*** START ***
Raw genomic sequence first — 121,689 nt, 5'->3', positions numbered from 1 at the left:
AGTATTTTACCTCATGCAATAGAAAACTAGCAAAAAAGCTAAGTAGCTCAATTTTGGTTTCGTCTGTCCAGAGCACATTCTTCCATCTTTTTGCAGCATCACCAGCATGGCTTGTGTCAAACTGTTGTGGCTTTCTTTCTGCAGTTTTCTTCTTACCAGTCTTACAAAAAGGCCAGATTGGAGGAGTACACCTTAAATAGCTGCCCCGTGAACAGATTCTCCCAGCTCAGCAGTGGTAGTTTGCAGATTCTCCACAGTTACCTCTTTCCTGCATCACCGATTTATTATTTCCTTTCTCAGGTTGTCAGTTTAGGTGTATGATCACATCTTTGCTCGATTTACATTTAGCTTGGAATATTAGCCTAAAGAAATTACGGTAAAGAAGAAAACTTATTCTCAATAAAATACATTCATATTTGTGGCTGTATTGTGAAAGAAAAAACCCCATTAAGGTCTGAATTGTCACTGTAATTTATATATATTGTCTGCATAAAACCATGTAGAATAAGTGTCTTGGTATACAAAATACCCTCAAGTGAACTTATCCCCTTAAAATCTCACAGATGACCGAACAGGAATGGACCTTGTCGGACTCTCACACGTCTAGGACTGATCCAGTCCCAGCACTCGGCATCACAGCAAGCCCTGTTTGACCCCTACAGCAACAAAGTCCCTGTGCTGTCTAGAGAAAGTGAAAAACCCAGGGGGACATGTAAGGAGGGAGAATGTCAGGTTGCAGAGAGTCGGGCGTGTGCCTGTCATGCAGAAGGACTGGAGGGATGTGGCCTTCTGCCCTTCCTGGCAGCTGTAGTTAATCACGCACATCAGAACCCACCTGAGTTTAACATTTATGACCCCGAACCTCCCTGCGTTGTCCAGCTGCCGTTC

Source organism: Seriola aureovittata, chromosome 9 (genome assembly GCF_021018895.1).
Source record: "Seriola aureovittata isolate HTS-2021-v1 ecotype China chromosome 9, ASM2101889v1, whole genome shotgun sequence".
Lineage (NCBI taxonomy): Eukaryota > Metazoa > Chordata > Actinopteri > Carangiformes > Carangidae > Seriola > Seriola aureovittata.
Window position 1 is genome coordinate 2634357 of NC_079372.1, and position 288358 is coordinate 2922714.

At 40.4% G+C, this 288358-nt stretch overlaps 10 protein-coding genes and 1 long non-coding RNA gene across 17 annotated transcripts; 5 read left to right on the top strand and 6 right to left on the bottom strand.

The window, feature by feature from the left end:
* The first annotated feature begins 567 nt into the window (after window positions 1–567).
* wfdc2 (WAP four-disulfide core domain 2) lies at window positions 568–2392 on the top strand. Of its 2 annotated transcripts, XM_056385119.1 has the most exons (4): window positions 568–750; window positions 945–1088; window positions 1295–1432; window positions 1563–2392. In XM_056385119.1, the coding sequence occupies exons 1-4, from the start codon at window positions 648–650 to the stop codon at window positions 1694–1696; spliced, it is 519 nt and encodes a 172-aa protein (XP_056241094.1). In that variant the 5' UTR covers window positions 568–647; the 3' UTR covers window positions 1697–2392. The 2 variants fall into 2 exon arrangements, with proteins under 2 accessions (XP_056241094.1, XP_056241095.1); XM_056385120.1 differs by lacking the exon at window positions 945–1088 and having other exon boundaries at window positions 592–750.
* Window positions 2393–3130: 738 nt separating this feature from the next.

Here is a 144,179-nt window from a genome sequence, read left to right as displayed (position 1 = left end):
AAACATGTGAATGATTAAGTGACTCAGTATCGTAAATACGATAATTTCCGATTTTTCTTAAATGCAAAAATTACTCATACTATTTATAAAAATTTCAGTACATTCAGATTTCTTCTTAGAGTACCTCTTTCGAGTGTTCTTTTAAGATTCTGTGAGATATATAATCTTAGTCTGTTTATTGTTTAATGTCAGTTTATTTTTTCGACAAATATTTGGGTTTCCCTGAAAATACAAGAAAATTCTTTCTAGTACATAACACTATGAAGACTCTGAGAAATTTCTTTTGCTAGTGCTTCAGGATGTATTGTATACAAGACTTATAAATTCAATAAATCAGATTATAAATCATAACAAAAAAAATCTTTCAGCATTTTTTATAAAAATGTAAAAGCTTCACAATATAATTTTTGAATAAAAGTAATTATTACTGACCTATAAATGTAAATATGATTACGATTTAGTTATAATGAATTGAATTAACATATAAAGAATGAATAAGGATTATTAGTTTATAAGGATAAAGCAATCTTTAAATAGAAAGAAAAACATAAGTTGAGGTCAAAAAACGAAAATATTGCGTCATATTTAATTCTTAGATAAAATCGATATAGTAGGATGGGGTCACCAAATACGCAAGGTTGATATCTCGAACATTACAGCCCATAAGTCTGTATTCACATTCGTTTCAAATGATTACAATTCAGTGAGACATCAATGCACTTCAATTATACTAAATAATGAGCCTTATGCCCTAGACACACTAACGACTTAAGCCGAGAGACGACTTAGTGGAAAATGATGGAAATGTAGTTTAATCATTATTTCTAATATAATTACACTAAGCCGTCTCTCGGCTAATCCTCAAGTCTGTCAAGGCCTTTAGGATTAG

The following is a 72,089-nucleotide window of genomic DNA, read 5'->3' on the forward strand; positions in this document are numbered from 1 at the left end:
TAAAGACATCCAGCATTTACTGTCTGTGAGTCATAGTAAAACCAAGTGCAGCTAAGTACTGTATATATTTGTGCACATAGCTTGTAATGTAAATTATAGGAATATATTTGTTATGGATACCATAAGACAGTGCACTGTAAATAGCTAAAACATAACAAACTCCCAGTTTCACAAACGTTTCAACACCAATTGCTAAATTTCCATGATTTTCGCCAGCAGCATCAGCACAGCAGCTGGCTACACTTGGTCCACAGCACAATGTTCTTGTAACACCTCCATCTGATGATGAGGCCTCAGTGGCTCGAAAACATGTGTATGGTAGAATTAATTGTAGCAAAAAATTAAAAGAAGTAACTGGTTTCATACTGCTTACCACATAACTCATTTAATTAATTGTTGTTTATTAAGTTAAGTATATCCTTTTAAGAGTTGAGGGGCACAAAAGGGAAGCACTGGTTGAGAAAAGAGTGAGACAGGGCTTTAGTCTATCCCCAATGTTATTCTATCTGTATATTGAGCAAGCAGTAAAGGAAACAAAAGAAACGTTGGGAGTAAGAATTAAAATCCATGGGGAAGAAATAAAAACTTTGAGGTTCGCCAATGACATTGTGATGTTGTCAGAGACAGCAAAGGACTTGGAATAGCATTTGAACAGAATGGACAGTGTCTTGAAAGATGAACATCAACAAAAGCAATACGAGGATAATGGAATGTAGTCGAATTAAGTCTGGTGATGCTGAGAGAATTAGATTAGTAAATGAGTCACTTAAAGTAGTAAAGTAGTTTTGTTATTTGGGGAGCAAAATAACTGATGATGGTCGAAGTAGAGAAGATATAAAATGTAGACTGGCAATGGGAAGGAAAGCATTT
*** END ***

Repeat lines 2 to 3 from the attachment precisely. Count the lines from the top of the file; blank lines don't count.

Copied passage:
AGTATTTTACCTCATGCAATAGAAAACTAGCAAAAAAGCTAAGTAGCTCAATTTTGGTTTCGTCTGTCCAGAGCACATTCTTCCATCTTTTTGCAGCATCACCAGCATGGCTTGTGTCAAACTGTTGTGGCTTTCTTTCTGCAGTTTTCTTCTTACCAGTCTTACAAAAAGGCCAGATTGGAGGAGTACACCTTAAATAGCTGCCCCGTGAACAGATTCTCCCAGCTCAGCAGTGGTAGTTTGCAGATTCTCCACAGTTACCTCTTTCCTGCATCACCGATTTATTATTTCCTTTCTCAGGTTGTCAGTTTAGGTGTATGATCACATCTTTGCTCGATTTACATTTAGCTTGGAATATTAGCCTAAAGAAATTACGGTAAAGAAGAAAACTTATTCTCAATAAAATACATTCATATTTGTGGCTGTATTGTGAAAGAAAAAACCCCATTAAGGTCTGAATTGTCACTGTAATTTATATATATTGTCTGCATAAAACCATGTAGAATAAGTGTCTTGGTATACAAAATACCCTCAAGTGAACTTATCCCCTTAAAATCTCACAGATGACCGAACAGGAATGGACCTTGTCGGACTCTCACACGTCTAGGACTGATCCAGTCCCAGCACTCGGCATCACAGCAAGCCCTGTTTGACCCCTACAGCAACAAAGTCCCTGTGCTGTCTAGAGAAAGTGAAAAACCCAGGGGGACATGTAAGGAGGGAGAATGTCAGGTTGCAGAGAGTCGGGCGTGTGCCTGTCATGCAGAAGGACTGGAGGGATGTGGCCTTCTGCCCTTCCTGGCAGCTGTAGTTAATCACGCACATCAGAACCCACCTGAGTTTAACATTTATGACCCCGAACCTCCCTGCGTTGTCCAGCTGCCGTTC

Source organism: Seriola aureovittata, chromosome 9 (genome assembly GCF_021018895.1).